|Here’s a dirty little secret: The Post Office isn’t so bad.
Although it’s the rhetorical emblem of all that’s wrong with government, the postal service is surprisingly dependable and efficient. Letters get delivered by the millions and very few are lost.
Where the Post Office fails, as most government enterprises fail, is that its dynamic is antithetical to creativity, invention and risk-taking. Government enterprises seldom innovate, except those in the defense arena and collateral endeavors like space exploration. The Bonneville Power Administration, a federal agency, does its job well enough, as does the FAA in controlling aircraft. It just wasn’t in the Post Office to create FedEx.
In Washington, and across the nation, politicians repeat often and loudly that the worst outcome of any new endeavor would be for the government to run it. To hear Rep. Louis Gohmert, R-Texas, tell it, the government is a vast anti-American conspiracy. Recently, he took to the House floor to protest against a government role in health care and claimed that anything government-run means socialism to him. And socialism, according to Gohmert, is the slippery slope to totalitarianism.
In Washington, there’s a more ambivalent attitude toward the bureaucracy. It’s not an abstraction to Washingtonians; government workers are neighbors, commuting companions, friends and family.
But that doesn’t mean that Washingtonians are taken in by it, or that they believe the government should grow more.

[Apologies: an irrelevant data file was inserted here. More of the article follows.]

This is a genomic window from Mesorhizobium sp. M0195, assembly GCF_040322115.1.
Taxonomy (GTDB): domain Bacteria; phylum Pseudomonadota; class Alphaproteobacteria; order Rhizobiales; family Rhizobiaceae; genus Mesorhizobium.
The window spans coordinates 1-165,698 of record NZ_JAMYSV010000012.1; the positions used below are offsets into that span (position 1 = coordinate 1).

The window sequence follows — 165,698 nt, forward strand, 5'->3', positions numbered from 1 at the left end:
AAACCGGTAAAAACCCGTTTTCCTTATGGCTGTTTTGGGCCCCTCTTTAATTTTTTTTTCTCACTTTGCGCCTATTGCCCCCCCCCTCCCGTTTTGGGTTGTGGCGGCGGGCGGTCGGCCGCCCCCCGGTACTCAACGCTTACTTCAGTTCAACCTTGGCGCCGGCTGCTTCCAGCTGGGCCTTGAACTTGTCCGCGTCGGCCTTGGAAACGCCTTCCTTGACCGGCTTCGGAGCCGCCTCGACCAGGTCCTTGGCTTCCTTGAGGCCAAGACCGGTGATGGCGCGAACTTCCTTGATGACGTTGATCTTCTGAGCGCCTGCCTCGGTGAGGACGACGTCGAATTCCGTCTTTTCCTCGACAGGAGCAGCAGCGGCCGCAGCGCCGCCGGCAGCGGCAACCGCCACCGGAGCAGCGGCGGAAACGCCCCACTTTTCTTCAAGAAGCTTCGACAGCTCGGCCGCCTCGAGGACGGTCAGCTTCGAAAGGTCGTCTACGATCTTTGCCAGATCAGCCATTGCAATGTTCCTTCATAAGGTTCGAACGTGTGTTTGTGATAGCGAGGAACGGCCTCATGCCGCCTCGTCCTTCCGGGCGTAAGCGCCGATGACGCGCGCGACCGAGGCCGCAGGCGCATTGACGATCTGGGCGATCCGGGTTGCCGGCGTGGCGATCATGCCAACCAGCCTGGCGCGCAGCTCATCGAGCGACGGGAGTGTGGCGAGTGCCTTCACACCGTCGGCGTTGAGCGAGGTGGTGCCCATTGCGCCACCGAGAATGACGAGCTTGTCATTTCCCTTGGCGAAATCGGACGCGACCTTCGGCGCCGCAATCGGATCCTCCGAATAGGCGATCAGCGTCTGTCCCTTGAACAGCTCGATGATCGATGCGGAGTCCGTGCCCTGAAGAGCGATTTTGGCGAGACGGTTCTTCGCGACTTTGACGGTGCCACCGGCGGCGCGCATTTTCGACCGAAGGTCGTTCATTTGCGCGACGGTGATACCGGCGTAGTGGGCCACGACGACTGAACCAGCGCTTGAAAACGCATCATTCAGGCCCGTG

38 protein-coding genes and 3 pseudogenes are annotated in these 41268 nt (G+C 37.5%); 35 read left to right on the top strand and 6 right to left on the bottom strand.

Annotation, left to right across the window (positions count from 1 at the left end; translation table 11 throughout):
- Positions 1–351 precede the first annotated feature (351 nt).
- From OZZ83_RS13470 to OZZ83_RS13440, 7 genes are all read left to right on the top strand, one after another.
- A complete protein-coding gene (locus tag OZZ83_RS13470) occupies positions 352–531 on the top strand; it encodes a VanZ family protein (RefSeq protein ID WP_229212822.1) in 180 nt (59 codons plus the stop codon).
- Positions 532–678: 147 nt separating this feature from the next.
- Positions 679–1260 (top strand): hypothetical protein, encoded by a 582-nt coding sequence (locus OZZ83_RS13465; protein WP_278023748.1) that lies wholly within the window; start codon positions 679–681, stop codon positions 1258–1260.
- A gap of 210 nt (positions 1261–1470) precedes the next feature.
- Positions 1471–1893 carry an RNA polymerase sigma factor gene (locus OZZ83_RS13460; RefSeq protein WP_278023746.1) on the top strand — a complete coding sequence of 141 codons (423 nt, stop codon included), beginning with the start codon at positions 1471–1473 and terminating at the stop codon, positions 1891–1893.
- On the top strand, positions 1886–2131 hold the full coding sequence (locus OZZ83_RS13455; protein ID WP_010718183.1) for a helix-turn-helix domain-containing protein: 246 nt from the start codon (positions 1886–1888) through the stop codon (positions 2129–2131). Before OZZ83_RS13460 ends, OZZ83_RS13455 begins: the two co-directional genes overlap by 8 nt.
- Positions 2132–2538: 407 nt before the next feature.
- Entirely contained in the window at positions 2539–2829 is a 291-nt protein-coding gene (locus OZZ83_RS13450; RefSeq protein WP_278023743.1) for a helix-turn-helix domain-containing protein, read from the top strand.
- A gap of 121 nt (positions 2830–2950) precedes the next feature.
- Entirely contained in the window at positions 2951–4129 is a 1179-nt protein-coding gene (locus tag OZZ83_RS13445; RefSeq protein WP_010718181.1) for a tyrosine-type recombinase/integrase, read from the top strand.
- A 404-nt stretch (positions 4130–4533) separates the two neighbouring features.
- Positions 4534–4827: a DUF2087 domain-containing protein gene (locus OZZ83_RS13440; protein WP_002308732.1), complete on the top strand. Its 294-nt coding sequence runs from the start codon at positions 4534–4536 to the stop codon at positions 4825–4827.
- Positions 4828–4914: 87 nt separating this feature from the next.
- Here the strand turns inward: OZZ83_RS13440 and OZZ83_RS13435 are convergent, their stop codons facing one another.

If you know enough government workers, you know that they’re not created equal; neither are their departments and agencies.
The Department of Defense is an archipelago of islands of success in a sea of contradiction and confusion. But the agencies, like Housing and Urban Development and Labor, are resigned to a level of ineffectiveness, often doubtful of the virtue of their own missions.
The challenge is to know what is best left to government or to the private sector.
Attempts to privatize support sectors of the U.S. military (base maintenance, security, fuel, etc.) have led to scandals at every level for companies like Blackwater (now known as Xe Services) and KBR, denounced in Congress and the media. Privatizing war is a questionable undertaking.
As often as not, government is lumbered with failing or failed businesses for political or social reasons. Amtrak is front-and-center among these and General Motors may join the group of government orphans — too important to fail and too rickety to succeed.
Finally, there is no political will to tackle the thorny issue of productivity in the bureaucracy. Politicians complain of government in the abstract and praise “hard-working men and women” in specific agencies.
Sadly, it boils down to hiring and firing. It’s hard to get hired in the government because of rules and rigidities and even harder to get fired.
The reverse applies in the private sector. Business operates on incentives, but also on fear. Fear is missing in government employment and it shows.
Government is not as inept as conservative politicians like to say, any more than CitiBank and AIG were models of corporate governance.
Some things organically belong in the government’s sphere and others far from it. Today’s question is: Where does health care fit? –For the Hearst-New York Times Syndicate